Origins: Why Start with a Feature?
We always begin with the following disclaimer: It is impossible for you to know less about filmmaking than what we knew when we began the Salted Christmas journey. This series of articles is not designed to teach anyone in the industry anything. The series is simply intended to share with our friends some of what we’ve learned about the art, the skill, and the business of filmmaking.
One of the questions we get from time to time relates to that fact that with Salted Christmas, we are first time filmmakers. Normally, when beginning a new endeavor, starting small recommends itself as a prudent approach. Of course, we see the point. Why start with a feature film? Why not start with a 5 minute experiment and work our way up to a 30 minute short film and finally, once the skill somewhat approximates the passion, attack the leviathan feature film? Great question. The answer must arrive in first person from our founder, Don McChesney.
“In November of 2014, I was walking around, minding my own business, and a powerful wave of desire to make a movie washed over me. After a brief moment in the sun, enjoying the idea and thinking how fun it would be, I felt the clouds of crazy begin to gather. I realized very quickly that I knew nothing of filmmaking, already had a full time job to which I felt called by God, and would struggle greatly to find the resources (whatever they might be) to undertake such a project. So very quickly I felt completely nuts and wanted the aforementioned desire to fade away lickety-split. But it wouldn’t. I did what I always do anyway: I talked to God about it.”
“Not doubting my call to Equip Education, I petitioned the Lord to remove the thorn in my brain. I prayed this prayer for a week or two but the desire kept growing and even began to consume me. I couldn’t think of anything else. I should pause, here, to note the way I work with and relate to God. Generally, I pray about things and ask for guidance, but I never hear an audible voice either inside or outside my head (a good thing, some might say) in response to my petitions. So I’m never perfectly sure if something I want to do is from me or from God. But when I think God is making suggestions (I find Him to be very polite, although quite persistent) I disambiguate by taking steps in the direction I believe He wants me to go, one foot in front of the other, carefully and cautiously, eyes and ears open. At each step, I’m trying to see if I sense Him clearing the path or rather blocking it up.”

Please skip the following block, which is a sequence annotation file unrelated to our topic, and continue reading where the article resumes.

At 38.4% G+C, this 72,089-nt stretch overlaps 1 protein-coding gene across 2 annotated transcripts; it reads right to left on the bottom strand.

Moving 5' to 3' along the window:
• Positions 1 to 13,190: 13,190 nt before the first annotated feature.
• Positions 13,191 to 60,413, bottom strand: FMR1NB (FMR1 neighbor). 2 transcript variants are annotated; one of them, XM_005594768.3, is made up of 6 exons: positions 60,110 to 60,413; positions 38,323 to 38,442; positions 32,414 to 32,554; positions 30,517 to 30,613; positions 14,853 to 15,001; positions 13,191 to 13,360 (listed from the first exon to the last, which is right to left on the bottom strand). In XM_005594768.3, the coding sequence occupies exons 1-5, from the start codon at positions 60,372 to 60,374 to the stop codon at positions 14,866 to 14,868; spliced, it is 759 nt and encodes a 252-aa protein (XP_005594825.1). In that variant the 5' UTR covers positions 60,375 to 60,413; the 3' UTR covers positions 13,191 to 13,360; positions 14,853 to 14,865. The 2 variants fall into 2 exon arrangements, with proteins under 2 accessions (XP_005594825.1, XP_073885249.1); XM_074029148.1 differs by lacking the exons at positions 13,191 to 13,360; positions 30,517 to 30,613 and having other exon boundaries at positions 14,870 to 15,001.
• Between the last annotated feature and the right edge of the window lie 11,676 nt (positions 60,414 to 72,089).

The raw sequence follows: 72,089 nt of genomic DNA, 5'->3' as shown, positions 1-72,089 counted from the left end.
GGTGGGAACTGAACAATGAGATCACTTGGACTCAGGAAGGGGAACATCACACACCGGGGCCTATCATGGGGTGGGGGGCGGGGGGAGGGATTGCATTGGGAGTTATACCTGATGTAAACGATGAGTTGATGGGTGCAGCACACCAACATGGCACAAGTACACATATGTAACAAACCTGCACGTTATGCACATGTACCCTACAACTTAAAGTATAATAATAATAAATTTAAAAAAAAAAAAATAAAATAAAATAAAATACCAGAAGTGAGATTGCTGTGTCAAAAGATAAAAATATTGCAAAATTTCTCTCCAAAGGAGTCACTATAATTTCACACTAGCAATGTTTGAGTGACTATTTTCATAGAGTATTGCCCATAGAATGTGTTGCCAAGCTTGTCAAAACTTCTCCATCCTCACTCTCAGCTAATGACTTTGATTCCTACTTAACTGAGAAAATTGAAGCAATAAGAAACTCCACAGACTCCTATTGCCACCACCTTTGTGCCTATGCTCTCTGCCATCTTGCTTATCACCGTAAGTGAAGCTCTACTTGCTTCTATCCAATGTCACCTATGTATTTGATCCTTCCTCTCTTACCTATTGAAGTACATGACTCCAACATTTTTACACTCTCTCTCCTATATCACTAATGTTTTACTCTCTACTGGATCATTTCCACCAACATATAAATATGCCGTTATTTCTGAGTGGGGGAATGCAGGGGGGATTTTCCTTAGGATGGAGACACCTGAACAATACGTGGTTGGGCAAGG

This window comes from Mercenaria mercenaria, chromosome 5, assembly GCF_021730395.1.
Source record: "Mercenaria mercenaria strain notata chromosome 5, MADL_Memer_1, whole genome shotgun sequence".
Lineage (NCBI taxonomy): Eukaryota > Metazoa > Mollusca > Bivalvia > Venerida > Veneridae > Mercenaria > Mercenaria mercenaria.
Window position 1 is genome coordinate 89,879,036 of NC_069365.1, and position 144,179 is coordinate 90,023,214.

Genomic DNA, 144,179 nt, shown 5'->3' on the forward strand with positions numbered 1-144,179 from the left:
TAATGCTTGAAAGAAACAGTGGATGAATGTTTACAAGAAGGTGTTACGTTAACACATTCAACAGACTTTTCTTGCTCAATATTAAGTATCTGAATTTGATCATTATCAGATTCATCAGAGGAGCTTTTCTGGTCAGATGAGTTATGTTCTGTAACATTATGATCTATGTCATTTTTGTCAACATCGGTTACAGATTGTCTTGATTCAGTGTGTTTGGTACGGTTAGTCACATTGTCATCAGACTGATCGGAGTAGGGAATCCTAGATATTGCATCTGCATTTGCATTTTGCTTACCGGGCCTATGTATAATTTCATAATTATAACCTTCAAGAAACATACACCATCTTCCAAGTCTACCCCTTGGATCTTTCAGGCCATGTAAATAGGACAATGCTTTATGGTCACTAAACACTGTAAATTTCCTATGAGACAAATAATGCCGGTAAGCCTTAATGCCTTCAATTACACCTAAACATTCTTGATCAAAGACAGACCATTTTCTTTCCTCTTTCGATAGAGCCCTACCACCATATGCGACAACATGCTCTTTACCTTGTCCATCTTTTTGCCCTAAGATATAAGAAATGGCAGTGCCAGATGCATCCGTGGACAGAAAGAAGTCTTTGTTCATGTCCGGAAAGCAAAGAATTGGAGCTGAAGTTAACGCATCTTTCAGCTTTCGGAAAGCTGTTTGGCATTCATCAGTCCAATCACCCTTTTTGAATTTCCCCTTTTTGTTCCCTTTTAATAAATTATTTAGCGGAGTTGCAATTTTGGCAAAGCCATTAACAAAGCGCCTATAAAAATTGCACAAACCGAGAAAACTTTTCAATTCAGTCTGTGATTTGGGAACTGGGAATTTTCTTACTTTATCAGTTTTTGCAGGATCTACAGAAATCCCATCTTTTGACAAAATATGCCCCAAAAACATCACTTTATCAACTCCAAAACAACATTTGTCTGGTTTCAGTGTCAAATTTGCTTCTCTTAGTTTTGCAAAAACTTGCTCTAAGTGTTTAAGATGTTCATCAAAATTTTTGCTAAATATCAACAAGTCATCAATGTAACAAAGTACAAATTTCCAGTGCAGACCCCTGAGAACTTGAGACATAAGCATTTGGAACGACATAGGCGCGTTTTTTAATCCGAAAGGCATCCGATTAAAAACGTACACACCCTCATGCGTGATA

The desire and the feeling of crazy continued to build in tandem and after two weeks I changed the prayer. Instead of ‘take this away’, I prayed, ‘Lord, if this is you, you have to give me a film to make. I don’t have money to buy somebody’s book or life story, I’ve been given no screenplay, and I have neither ideas nor the ability to write my own.’ At this point, I didn’t even know know that all I needed was a story to tell.
A few days into my new prayer, under a cascade of ideas, I opened the laptop to write. 40 pages of screenplay poured out. Until the moment I sat down, I had never attempted to write a screenplay nor had I ever seen one. I had no idea how to format the thing. But I had the essential structure (and a considerable portion of the dialogue) for Salted Christmas. Having never seen a screenplay other than the one I’d just written, I thought, “Maybe this is all wrong! There are probably formatting rules and procedures adhered to by the movie industry. I bet I could figure those out.” And that began a learning process still underway.”
“So why start with a feature? ‘What, then, shall we say in response to these things? If God is for us,who can be against us?’ and ‘Do not despise these small beginnings, for the Lord rejoices to see the work begin, to see the plumb line in Zerubbabel’s hand.'”